After Justice Antonin Scalia’s death, Republicans announced that they would refuse to confirm any of Obama’s Supreme Court nominees because of the proximity of the election. They are correct to do so, but they should have framed it differently.
Since Republicans have announced their refusal, many on the left have charged them with ignoring the Constitution. This is nonsense.
It is true that the Constitution gives the president the authority to nominate justices. No one disputes that President Obama has the authority to make a nomination. However, the Constitution requires that appointments only take place with the “Advice and Consent of the Senate.” Whether or not it’s politically desirable, there is no constitutional requirement whatsoever that the Senate even have a vote, let alone confirm the nominee.
Some Democrats might recognize this and argue that while the Senate does have the discretion to confirm or not, it should do so as long as a candidate is qualified. This is wrong in two ways.
Firstly, the “confirm any qualified person” standard has already been rejected by many prominent Democrats. For instance, in 2007, Chuck Schumer (D-NY), said “I will recommend to my colleagues that we should not confirm any Bush nominee to the Supreme Court…” In 2006, both Obama and Clinton went even further and tried to filibuster Samuel Alito’s confirmation. In fairness, White House Press Secretary Josh Earnest has said that Obama regrets his filibuster attempt. Of course, one is allowed to admit past errors, and also many Democrats today didn’t necessarily agree with those tactics back then. Still, many of the Democrats who are criticizing Republicans today do have obstruction as part of their record.
The second way in which the “confirm any qualified person” standard is wrong is that it ignores the monumental importance of the Supreme Court.
In our legal system, the Supreme Court is the final arbiter of constitutional interpretation. There is no appeal if the Supreme Court decides a case incorrectly. It therefore behooves the senators to take seriously their role in confirming justices.
If there were widespread agreement about how to interpret the Constitution, this would be less of an issue. There isn’t widespread agreement, though. There are many theories of constitutional interpretation. Scalia was what is called an originalist. This means he sought to interpret the Constitution in the context of how the people who ratified a particular provision would have understood it. Under originalism, constitutional change would take place only through the democratic process of amendments.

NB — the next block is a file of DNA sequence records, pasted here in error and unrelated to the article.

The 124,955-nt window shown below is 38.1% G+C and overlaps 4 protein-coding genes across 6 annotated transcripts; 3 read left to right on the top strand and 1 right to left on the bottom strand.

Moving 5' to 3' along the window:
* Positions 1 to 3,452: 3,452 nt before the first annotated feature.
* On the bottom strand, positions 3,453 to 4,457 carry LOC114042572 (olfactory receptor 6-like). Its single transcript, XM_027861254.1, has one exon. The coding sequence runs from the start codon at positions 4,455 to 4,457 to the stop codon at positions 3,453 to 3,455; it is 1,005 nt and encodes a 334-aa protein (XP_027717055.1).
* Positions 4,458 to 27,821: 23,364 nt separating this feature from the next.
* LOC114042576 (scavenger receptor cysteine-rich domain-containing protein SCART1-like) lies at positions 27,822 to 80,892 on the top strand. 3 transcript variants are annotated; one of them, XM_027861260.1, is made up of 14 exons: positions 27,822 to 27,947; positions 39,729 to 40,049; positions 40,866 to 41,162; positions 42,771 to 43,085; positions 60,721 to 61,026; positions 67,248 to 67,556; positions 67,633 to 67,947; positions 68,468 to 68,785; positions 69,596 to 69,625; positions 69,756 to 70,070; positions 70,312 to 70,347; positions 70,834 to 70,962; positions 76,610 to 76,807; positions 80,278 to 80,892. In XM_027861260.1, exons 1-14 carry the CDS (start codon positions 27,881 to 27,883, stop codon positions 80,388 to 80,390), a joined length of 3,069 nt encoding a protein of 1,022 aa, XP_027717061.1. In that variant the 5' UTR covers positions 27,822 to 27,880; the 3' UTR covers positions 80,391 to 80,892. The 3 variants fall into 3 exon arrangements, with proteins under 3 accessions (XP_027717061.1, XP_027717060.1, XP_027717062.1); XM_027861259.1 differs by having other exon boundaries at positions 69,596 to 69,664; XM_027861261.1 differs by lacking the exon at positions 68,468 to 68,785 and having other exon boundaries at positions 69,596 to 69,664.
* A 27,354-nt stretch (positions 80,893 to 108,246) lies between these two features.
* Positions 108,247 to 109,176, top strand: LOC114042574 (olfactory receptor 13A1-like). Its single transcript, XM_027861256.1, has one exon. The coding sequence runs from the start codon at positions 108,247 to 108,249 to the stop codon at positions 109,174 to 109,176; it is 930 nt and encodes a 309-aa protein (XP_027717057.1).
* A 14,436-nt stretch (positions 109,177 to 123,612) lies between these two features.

This contrasts with the non-originalist approach favored more often by the left. This approach often favors policy and moral philosophy, rather than historical meaning, as the best way to interpret the Constitution.
The 1965 case Griswold v. Connecticut is a good example of how the theories diverge. In that case, the Supreme Court found that a ban on contraceptives violated the Constitution’s “right to privacy.”
Few today would argue that the government has any business in prohibiting contraceptives entirely, so what could be wrong with that decision? Well, there is no provision of the Constitution that mentions or even clearly alludes to a “right to privacy.”
Instead, the the majority said that the alleged right was found in the “penumbras” and “emanations” of various parts of the Constitution, including protection against self-incrimination. Another justice found the supposed right in the Ninth Amendment, three others in the Fourteenth.
Originalists see such reasoning and reject it as nothing more than judges reading their own opinions into the Constitution.
In not stressing this point, Republicans erred. The problem isn’t Obama nominees per se, but non-originalists.
If Obama were to nominate a Scalia clone, Republicans should nominate that person as soon as possible. Admittedly, such a nomination has almost no chance of happening, but Obama nominees and non-originalists are still two distinct categories, even if in practice they will be the same.
Also, the issue isn’t that this is an election year. For one thing, the idea that the people as a whole vote for a president based on what judges he’ll nominate is absurd.
Secondly, even if they did, most people know next to nothing about constitutional interpretation. Popular support for a non-originalist would do nothing to make the theory more or less legally sound.
Even if a Supreme Court vacancy occurs in the president’s first year, senators still have the responsibility to ensure that only people who will interpret the Constitution in a proper way get appointed.
There is no constitutional requirement for having nine justices. Most decisions aren’t even 5–4 decisions. Any ties will simply be held over until next term or have a lower court ruling stay in effect.
The Supreme Court can last with a vacancy for the foreseeable future. A vacancy is certainly better than another justice who would read his or her own personal values into the Constitution for the next thirty years.